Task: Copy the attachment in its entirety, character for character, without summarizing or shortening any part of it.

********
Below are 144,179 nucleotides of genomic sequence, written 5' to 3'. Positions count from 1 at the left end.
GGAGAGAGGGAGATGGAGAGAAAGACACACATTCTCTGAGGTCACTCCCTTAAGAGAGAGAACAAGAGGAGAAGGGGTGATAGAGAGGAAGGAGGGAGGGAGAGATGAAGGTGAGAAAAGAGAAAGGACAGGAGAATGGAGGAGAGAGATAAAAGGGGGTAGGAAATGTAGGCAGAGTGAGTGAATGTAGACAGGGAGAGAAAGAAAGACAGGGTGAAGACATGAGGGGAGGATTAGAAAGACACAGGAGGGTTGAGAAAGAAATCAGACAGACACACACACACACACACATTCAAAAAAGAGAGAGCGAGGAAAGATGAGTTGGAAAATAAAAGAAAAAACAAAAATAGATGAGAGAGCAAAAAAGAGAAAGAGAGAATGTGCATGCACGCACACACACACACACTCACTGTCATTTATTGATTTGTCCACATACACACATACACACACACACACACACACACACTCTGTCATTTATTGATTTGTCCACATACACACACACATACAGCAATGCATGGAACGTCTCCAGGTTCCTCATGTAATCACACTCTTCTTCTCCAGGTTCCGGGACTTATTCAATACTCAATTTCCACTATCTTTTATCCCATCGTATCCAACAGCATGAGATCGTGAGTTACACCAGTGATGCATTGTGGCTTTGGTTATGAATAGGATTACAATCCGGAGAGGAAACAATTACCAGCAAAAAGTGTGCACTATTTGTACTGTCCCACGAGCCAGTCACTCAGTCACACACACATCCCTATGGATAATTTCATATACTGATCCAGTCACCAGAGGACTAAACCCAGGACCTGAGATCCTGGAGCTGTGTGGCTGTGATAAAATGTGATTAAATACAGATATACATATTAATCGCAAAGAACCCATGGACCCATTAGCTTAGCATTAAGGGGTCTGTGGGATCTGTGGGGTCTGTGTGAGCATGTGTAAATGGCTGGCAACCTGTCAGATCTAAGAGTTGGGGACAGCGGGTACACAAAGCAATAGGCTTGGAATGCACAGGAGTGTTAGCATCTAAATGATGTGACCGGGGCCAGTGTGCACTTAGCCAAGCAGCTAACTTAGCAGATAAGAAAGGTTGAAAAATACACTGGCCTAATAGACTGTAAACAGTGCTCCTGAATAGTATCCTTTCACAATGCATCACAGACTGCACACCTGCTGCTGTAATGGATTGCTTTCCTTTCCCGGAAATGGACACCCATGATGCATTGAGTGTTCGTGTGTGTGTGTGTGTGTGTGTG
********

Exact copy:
Below are 144,179 nucleotides of genomic sequence, written 5' to 3'. Positions count from 1 at the left end.
GGAGAGAGGGAGATGGAGAGAAAGACACACATTCTCTGAGGTCACTCCCTTAAGAGAGAGAACAAGAGGAGAAGGGGTGATAGAGAGGAAGGAGGGAGGGAGAGATGAAGGTGAGAAAAGAGAAAGGACAGGAGAATGGAGGAGAGAGATAAAAGGGGGTAGGAAATGTAGGCAGAGTGAGTGAATGTAGACAGGGAGAGAAAGAAAGACAGGGTGAAGACATGAGGGGAGGATTAGAAAGACACAGGAGGGTTGAGAAAGAAATCAGACAGACACACACACACACACACATTCAAAAAAGAGAGAGCGAGGAAAGATGAGTTGGAAAATAAAAGAAAAAACAAAAATAGATGAGAGAGCAAAAAAGAGAAAGAGAGAATGTGCATGCACGCACACACACACACACTCACTGTCATTTATTGATTTGTCCACATACACACATACACACACACACACACACACACACTCTGTCATTTATTGATTTGTCCACATACACACACACATACAGCAATGCATGGAACGTCTCCAGGTTCCTCATGTAATCACACTCTTCTTCTCCAGGTTCCGGGACTTATTCAATACTCAATTTCCACTATCTTTTATCCCATCGTATCCAACAGCATGAGATCGTGAGTTACACCAGTGATGCATTGTGGCTTTGGTTATGAATAGGATTACAATCCGGAGAGGAAACAATTACCAGCAAAAAGTGTGCACTATTTGTACTGTCCCACGAGCCAGTCACTCAGTCACACACACATCCCTATGGATAATTTCATATACTGATCCAGTCACCAGAGGACTAAACCCAGGACCTGAGATCCTGGAGCTGTGTGGCTGTGATAAAATGTGATTAAATACAGATATACATATTAATCGCAAAGAACCCATGGACCCATTAGCTTAGCATTAAGGGGTCTGTGGGATCTGTGGGGTCTGTGTGAGCATGTGTAAATGGCTGGCAACCTGTCAGATCTAAGAGTTGGGGACAGCGGGTACACAAAGCAATAGGCTTGGAATGCACAGGAGTGTTAGCATCTAAATGATGTGACCGGGGCCAGTGTGCACTTAGCCAAGCAGCTAACTTAGCAGATAAGAAAGGTTGAAAAATACACTGGCCTAATAGACTGTAAACAGTGCTCCTGAATAGTATCCTTTCACAATGCATCACAGACTGCACACCTGCTGCTGTAATGGATTGCTTTCCTTTCCCGGAAATGGACACCCATGATGCATTGAGTGTTCGTGTGTGTGTGTGTGTGTGTGTG